California eyes crypto regulation in bid to protect consumers

Digital asset regulation is coming to California — that is, if Gov. Gavin Newsom signs into law a bill approved by state legislators this week in the next 30 days.

  • Among other things, the Digital Financial Assets Law would require major exchanges to get licensed by the state. It would also bar certain stablecoin operators from the state, forcing licensed exchanges to delist coins not approved by California.
  • It is intended to “boost transparency” and “enhance consumer protections,” Tepring Piquado, senior director of state and local government relations for the western U.S at the Chamber of Progress, tells Axios.

Why it matters: Think of the industry and regulators as two baseballs thrown from opposites sides of the room, with one trying to maintain momentum in the name of innovation. The other is trying to slow it down as a precaution.

  • This is the moment right before impact: If they collide, one will change the other’s trajectory. (See: New York and the BitLicense.)

The big picture: In its current form, the bill would force crypto exchanges and platforms to apply for a license, regularly report financial metrics as traditional firms do, and subject them to civil penalties in the event they violate rules.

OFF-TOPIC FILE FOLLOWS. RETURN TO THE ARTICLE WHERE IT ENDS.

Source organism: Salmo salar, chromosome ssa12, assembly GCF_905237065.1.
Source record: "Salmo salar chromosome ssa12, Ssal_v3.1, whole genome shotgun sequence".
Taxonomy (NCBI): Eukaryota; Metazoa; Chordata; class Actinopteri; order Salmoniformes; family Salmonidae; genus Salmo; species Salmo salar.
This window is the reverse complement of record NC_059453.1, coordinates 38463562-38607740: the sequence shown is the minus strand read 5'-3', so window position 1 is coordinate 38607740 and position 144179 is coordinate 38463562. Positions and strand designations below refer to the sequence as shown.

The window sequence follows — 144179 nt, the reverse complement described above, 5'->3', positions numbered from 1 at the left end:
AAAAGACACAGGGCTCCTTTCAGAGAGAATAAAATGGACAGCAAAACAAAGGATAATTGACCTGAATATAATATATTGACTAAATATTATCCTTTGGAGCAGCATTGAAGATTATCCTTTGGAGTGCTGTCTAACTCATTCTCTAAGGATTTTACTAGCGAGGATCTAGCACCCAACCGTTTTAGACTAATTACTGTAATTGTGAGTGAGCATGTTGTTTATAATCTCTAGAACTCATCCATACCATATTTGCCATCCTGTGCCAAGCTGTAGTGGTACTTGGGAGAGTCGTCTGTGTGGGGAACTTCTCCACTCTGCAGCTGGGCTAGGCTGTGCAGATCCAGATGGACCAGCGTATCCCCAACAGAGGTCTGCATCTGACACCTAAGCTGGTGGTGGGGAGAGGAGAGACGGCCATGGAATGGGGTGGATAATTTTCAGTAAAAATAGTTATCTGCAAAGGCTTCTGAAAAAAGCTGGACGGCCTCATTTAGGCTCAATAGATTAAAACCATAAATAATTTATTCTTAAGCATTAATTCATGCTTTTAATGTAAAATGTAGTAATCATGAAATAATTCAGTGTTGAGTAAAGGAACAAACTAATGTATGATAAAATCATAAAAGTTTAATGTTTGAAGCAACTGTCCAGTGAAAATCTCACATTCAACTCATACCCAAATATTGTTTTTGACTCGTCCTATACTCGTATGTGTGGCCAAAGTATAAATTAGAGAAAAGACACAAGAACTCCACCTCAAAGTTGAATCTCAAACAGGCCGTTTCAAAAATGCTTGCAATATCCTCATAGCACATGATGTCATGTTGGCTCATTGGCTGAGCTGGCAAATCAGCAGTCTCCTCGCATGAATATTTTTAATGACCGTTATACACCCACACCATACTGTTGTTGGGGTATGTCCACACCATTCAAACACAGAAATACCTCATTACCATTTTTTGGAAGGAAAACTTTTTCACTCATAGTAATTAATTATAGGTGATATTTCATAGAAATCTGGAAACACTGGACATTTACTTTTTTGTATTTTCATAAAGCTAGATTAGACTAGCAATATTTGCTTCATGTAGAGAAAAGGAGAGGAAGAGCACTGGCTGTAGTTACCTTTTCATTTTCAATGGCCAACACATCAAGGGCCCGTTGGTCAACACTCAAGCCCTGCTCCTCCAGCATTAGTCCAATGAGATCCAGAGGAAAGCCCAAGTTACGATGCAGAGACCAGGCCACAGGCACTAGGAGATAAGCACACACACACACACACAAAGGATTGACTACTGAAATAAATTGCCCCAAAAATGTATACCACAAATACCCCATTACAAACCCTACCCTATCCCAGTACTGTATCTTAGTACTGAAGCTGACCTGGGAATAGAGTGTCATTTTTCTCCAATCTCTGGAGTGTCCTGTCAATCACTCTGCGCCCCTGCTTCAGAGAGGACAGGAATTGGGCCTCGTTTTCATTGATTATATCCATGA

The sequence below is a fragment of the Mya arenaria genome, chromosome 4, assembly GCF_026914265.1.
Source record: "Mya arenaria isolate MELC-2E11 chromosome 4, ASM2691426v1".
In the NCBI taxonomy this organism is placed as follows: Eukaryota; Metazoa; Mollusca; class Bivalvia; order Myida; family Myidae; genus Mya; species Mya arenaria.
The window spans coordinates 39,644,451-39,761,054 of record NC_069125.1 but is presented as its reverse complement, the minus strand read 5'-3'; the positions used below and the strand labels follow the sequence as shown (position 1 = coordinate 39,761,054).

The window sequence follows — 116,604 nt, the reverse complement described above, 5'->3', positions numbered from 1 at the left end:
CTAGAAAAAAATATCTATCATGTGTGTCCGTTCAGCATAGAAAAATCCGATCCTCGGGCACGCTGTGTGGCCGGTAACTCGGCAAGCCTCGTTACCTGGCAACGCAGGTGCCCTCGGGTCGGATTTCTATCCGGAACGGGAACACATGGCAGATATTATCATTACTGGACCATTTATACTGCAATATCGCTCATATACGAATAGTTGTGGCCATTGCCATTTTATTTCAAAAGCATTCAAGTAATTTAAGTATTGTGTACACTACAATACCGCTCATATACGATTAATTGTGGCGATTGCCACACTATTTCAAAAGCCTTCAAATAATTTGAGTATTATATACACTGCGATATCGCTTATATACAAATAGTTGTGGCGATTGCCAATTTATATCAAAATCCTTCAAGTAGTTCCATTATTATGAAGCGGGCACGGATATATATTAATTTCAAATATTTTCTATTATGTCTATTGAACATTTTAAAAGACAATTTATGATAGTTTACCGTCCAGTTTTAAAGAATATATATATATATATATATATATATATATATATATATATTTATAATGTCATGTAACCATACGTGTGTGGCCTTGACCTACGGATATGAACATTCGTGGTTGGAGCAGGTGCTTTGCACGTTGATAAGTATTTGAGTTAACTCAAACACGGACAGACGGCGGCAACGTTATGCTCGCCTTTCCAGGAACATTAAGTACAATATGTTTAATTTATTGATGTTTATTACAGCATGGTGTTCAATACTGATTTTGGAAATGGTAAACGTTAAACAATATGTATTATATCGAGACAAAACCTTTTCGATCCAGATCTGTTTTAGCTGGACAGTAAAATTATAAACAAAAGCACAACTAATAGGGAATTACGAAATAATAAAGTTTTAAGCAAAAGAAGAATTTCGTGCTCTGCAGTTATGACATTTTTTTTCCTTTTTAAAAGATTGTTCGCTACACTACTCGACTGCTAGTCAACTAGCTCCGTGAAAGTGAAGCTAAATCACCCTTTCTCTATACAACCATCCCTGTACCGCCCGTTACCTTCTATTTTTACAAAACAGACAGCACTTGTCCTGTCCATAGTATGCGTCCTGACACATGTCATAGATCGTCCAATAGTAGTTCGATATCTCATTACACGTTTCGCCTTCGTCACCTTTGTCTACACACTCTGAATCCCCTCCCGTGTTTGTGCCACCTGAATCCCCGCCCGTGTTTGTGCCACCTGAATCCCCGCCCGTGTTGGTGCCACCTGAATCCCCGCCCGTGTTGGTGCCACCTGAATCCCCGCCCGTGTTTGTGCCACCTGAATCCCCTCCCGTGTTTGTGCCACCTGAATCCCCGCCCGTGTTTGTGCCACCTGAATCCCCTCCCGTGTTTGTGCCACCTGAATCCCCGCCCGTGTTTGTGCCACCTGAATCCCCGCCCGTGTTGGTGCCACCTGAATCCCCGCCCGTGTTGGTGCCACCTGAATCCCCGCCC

The intrigue: It also bars certain stablecoin issuers from operating in the state until 2028.

What’s happening: The bill was approved Monday by the state Senate and by the Assembly on Tuesday.

  • What’s next: Newsom has until Sept. 30 to make a decision on the bill.

What they’re saying: Assembly member Timothy Grayson, AB 2269’s sponsor, called it “smart, balanced policy” in a statement after Tuesday’s vote.

The pushback: The Blockchain Association opposes Grayson’s bill, sayingit would “push many out of the state” and undermines Newsom’s commitment to “fostering this next wave of innovators.”

  • Flashback: Newsom put out an executive order in May to create a regulatory framework that would “grow jobs and protect consumers.”

The other side: Similarly, New York instituted the BitLicense in 2015, one that continues to be broadly criticized by the industry. The Empire State is often fingered as one of the most onerous jurisdictions for crypto firms.

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